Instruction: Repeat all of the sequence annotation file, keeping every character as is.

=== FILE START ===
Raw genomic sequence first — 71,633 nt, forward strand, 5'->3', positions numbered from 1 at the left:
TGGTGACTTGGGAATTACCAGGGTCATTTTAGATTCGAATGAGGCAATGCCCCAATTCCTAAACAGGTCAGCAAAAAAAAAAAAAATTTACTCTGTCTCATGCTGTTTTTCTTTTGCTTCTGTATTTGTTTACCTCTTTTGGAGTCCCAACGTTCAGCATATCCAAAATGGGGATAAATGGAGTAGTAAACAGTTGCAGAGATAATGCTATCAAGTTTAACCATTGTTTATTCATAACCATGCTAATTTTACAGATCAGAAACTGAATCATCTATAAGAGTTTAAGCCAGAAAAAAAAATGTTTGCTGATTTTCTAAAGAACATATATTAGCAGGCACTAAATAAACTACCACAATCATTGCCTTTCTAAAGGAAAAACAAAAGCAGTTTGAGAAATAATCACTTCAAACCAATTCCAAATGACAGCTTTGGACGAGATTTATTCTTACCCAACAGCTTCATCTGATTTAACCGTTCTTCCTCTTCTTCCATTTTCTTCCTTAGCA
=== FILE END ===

Raw genomic sequence first — 71,633 nt, forward strand, 5'->3', positions numbered from 1 at the left:
TGGTGACTTGGGAATTACCAGGGTCATTTTAGATTCGAATGAGGCAATGCCCCAATTCCTAAACAGGTCAGCAAAAAAAAAAAAAATTTACTCTGTCTCATGCTGTTTTTCTTTTGCTTCTGTATTTGTTTACCTCTTTTGGAGTCCCAACGTTCAGCATATCCAAAATGGGGATAAATGGAGTAGTAAACAGTTGCAGAGATAATGCTATCAAGTTTAACCATTGTTTATTCATAACCATGCTAATTTTACAGATCAGAAACTGAATCATCTATAAGAGTTTAAGCCAGAAAAAAAAATGTTTGCTGATTTTCTAAAGAACATATATTAGCAGGCACTAAATAAACTACCACAATCATTGCCTTTCTAAAGGAAAAACAAAAGCAGTTTGAGAAATAATCACTTCAAACCAATTCCAAATGACAGCTTTGGACGAGATTTATTCTTACCCAACAGCTTCATCTGATTTAACCGTTCTTCCTCTTCTTCCATTTTCTTCCTTAGCA